because I don’t have any experience of NSX. If ESX is the platform for VMware compute virtualisation, NSX is the platform for VMware network virtualisation. It is VMware’s true software defined networking product, built directly into the hypervisor augmented by a number of virtual appliances to manage the components or provide other networking functions.


    I had some issues with my lab but they were problems between the keyboard and the chair 🙂 so with some very helpful assistance from the lab captain I was able to recover and also get some extended time. I did notice that my lab ESXi hosts were of a rather recent version which officially I haven’t seen yet!
    I created a virtual layer 2 network spanning three different clusters across two separate data centers and added VMs to this network. It was actually so easy to implement and this really blew me away. I don’t say that often but I was very very impressed with NSX, an extremely powerful yet simple product. All I could think of was the complicated internal processes that take network teams so long to implement all with cludgy command lines. Here was a product that with a few clicks you can create some extremely powerful stretched layer 2 networks spanning multiple data centers all in software and from a single programmable interface and then move them around as simply.
    I was able to look at dynamic routing and move networks dynamically from edge to perimeter networks and follow and change the traffic flow of a typical 3-tier application. Unfortunately even with some time added I didn’t manage to complete the lab which had further modules on the distributed firewall and load-balancing. Hopefully I will have some time later this week or after the show to complete this as I really want to see the rest of the lab. I haven’t been as excited about a new technology as this for quite a while! NSX could be a game changer.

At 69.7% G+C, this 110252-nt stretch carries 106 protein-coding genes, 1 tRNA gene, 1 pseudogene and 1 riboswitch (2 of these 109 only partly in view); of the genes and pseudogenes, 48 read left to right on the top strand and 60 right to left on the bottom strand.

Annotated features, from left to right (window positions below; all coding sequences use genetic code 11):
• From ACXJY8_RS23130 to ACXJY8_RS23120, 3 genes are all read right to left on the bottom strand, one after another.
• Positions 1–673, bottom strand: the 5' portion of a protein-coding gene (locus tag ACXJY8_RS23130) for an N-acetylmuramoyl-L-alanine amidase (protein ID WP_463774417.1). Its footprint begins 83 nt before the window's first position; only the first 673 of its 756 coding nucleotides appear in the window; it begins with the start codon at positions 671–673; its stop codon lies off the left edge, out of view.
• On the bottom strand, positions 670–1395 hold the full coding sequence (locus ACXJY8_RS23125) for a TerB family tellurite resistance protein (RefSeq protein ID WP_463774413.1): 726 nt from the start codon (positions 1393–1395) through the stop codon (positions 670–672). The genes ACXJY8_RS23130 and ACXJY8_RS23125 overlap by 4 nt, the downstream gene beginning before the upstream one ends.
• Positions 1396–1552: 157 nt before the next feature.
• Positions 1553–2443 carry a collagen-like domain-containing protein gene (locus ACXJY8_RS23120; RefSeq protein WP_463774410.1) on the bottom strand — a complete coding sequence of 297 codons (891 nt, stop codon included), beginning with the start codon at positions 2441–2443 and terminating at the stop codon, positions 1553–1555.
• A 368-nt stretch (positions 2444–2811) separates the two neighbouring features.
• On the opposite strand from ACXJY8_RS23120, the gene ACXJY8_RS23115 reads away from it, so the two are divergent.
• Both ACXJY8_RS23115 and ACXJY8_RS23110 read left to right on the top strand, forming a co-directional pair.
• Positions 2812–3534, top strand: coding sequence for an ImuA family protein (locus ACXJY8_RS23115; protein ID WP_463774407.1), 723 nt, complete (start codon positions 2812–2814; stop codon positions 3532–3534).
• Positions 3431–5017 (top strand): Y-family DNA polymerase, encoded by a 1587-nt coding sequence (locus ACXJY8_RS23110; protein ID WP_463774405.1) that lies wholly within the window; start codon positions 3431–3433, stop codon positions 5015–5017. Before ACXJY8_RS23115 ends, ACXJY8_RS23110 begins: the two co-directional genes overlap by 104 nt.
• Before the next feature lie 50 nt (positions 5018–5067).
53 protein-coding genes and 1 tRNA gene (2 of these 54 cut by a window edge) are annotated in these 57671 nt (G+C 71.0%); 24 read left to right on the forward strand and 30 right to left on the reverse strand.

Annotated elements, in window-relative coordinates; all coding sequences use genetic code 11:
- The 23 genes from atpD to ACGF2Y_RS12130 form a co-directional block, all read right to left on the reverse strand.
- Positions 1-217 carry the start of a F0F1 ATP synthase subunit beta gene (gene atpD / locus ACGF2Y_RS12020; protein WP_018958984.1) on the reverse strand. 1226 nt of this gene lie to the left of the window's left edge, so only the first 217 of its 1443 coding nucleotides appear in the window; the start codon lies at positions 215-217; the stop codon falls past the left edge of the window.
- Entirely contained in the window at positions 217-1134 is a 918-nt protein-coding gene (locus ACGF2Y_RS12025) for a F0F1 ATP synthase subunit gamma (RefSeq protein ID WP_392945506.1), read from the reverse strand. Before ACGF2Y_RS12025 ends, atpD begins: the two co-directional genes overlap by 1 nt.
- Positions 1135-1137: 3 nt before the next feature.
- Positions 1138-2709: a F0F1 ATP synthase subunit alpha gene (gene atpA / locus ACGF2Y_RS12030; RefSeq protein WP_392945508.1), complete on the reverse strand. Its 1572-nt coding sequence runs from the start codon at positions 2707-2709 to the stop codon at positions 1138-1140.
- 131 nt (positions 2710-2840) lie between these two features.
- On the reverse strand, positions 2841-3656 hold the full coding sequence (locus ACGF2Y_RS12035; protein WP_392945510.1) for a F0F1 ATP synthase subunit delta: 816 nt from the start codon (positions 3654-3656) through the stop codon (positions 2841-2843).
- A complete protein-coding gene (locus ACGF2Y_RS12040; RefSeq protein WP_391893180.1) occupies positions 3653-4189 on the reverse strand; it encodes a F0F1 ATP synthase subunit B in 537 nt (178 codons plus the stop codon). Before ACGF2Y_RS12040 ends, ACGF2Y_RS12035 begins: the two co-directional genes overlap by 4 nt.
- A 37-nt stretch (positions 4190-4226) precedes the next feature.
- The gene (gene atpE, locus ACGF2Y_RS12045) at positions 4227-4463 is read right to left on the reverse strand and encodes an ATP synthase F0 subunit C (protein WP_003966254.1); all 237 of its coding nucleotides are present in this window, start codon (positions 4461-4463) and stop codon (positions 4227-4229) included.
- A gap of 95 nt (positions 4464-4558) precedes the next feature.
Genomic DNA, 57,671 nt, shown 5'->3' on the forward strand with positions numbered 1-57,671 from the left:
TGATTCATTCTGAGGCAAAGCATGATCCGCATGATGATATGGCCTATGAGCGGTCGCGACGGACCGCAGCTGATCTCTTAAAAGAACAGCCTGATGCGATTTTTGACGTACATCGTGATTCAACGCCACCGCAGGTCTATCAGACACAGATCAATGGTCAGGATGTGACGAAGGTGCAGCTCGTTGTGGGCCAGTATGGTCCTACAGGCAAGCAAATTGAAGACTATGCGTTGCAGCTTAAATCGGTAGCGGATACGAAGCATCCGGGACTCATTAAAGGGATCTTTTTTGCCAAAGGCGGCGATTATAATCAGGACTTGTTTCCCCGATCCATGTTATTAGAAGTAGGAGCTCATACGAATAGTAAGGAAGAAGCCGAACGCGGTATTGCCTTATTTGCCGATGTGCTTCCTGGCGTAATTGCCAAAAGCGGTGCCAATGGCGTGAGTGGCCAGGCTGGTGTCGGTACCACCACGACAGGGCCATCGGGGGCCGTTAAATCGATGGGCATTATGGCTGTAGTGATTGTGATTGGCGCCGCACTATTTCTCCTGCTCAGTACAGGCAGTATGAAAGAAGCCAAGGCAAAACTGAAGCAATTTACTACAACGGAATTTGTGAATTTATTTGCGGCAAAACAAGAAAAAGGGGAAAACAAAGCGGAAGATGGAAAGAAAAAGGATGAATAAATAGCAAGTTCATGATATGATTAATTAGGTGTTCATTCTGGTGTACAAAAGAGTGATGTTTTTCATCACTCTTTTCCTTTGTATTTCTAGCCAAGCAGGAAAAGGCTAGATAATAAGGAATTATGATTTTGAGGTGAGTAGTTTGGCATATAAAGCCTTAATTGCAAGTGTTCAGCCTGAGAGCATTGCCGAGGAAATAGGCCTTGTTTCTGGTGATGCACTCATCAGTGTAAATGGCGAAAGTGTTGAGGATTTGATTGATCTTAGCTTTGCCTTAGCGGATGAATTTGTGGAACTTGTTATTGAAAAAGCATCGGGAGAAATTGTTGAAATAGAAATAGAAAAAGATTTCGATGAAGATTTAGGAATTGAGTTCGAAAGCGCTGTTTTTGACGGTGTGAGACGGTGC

032 Next to the Hands-on-labs there was also a demonstration of the VMware Horizon GPU offloading product using NVidia graphics cards. These are either dedicated GPUs you assign to a VM for really amazing graphics acceleration even when using a thin client. You can also use software to share a GPU with up to 4VMs which provides better than native acceleration but obviously not as good as the hardware dedicated GPU. I watched a car racing game and there is absolutely no way you could know that this was in fact running over a VDI session.

I then headed over to cheer on the teams in the EMC organised #v0dgeball charity tournament that was ultimately won by, erm… EMC. If you have no idea what this is, v0dgeball is a virtualisation spin on a dodge ball tournament in which teams basically hurl balls at each other to knock players out until the last person is standing. All 14 teams had to raise $1000 for the Wounded Warriors project so a great way to be charitable at VMworld.

059 065

069 061 062

066 063

I had a walk around the VMware store and spotted some interesting things for sale.

035 058 036

043 040

044 043

052 050 041 049 039 047 046

051 053 057

 052 054

The Solutions Exchange opened for a Welcome Reception during the afternoon with some delicious Korean pulled pork to nibble on and the vendors in full swing. I had a quick walk around and it is absolutely enormous. The VMware booth is impressive, make sure you see the R&D innovation section at the back. Chatted to HP about blades, saw impressive stuff from Simplivity who can backup and recover VMs to/from remote data centers extremely easily with superb deduplication. Had a demo of the CloudPhysics cards for finding out everything you need to know about what’s in your vCenter. Chatted to VMware about NSX, love it!

VMworld TV Opening Reception

I then headed to the #vmunderground party in the evening for some more networking of the social type.

Categories: VMware, VMworld Tags: ,
Comments are closed.